• Submitted by Pat Berg on 04/29/2014 - 01:01 pm.

      CenturyLink availability

      CenturyLink is not available in all areas. My only “choice” (for a landline) is Comcast.

    • Submitted by jason myron on 04/29/2014 - 01:07 pm.

      Funnier still

      is who gave local government that right…your God, Ronald Reagan.

      • Submitted by Dennis Tester on 04/30/2014 - 12:38 pm.


        If I remember correctly it was George Latimer.

        • Submitted by jason myron on 04/30/2014 - 02:56 pm.

          The Cable Communications Act of 1984

          which Barry Goldwater wrote and Reagan signed. The act gave municipalities, governing bodies of cities and towns, principal authority to grant and renew franchise licenses for cable operations.

    • Submitted by Logan Foreman on 04/29/2014 - 03:23 pm.

      Yeah really

      Tester. Directv and CenturyLink are similarly poor choices and great at gauging subscribers after the initial period. Treat them all like the gas and electric corporations.

  7. Submitted by Jim Bernstein on 04/29/2014 - 03:57 pm.

    Treat Cable Companies as Utilities

    The ideal solution in my opinion is to treat cable operators as public utilities and require them to submit proposed rates to the Public Utilities Commission (PUC) to approve, modify or disallow just as we do now for natural gas, electricity, and telephone service. The PUC may also set service standards and can order compliance or penalties.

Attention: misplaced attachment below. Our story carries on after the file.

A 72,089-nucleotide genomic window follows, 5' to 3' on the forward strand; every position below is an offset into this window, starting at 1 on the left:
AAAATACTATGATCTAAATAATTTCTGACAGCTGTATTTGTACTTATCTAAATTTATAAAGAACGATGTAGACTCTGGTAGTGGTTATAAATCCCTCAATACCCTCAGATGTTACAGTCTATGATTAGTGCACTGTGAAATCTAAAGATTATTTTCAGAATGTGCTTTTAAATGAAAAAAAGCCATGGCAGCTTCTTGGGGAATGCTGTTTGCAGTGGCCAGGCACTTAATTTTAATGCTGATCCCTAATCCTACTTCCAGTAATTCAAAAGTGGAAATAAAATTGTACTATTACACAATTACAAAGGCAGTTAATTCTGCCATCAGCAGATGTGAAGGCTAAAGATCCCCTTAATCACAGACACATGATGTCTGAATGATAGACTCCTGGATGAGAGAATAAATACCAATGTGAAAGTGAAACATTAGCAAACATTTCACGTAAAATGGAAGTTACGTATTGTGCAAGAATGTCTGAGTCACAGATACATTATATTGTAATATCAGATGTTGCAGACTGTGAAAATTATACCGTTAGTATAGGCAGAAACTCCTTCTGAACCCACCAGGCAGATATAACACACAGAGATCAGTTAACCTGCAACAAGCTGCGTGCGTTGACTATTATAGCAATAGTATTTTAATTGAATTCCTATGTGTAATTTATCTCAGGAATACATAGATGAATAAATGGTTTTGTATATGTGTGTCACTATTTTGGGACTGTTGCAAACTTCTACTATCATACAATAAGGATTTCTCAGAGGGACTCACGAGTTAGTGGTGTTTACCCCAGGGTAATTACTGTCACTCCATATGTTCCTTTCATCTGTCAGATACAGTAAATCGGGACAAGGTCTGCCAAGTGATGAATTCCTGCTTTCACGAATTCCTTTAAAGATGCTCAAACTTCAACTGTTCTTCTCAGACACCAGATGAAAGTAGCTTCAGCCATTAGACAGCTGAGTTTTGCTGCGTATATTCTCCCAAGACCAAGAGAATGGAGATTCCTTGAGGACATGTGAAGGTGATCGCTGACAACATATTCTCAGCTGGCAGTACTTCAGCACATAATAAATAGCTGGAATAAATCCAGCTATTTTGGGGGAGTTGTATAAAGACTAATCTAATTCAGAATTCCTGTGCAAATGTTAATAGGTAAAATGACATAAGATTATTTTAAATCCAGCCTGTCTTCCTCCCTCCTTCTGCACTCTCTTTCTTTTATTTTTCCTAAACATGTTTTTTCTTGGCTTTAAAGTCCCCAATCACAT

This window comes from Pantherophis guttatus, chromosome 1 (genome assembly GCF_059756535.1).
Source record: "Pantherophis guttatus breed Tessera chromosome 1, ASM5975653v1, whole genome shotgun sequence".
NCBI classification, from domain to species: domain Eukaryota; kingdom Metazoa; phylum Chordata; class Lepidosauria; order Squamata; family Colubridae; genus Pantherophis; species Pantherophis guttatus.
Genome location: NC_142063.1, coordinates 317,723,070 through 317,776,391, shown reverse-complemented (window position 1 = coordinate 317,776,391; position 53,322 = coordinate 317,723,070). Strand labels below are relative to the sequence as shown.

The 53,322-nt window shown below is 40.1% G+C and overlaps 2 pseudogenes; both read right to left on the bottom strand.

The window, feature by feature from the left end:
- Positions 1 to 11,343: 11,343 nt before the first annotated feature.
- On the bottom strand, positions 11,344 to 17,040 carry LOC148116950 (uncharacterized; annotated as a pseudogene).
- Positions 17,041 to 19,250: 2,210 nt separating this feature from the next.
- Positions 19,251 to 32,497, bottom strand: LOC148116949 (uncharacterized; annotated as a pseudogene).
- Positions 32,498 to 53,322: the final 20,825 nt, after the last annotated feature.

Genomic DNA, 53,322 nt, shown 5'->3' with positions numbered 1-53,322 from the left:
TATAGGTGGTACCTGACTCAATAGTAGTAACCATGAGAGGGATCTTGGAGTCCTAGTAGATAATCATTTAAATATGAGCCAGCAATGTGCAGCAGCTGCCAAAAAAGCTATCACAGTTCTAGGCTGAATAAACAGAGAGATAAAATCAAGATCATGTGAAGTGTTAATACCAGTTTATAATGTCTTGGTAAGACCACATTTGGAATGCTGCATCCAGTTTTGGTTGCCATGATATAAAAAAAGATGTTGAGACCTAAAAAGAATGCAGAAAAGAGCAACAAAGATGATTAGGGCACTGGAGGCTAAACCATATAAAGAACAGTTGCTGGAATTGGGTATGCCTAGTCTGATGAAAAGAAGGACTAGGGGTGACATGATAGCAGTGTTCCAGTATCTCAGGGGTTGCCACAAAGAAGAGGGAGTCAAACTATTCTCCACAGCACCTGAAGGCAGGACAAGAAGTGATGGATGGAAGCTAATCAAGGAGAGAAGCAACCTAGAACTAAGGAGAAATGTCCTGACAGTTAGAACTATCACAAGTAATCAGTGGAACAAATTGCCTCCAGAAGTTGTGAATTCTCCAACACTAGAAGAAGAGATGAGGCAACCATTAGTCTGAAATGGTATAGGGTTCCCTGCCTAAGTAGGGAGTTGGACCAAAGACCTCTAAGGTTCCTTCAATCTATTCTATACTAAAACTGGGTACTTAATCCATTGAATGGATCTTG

Municipalities granted cable operators monopolies back when the system was being constructed and most of those original companies have since been bought or merged. Now that the infrastructure is built we should require that in exchange for their monopoly, cable operators should be regulated by the PUC.

  8. Submitted by J'M S on 05/05/2014 - 12:48 pm.

    Cable, as it is, was, will become

    I was there back when Paragon wanted access into our community and they set up tables at the local mall and begged residents to sign their petitions — of course to the refrains of glowing promises of nice behavior, etc,

    To my experience and observation, unrestrained, unregulated, business – – read CAPITALISM – – is at the basis of the destruction of almost every culture and country on the planet. “Deregulation” is an all-out proclamation of the “right” to get as greedy, mean, nasty, amoral and inhumane as any company or entity can get away with before critical mass demands a more upstanding change – – and then the decadent, dysfunctional, circle starts all over again. When will people learn?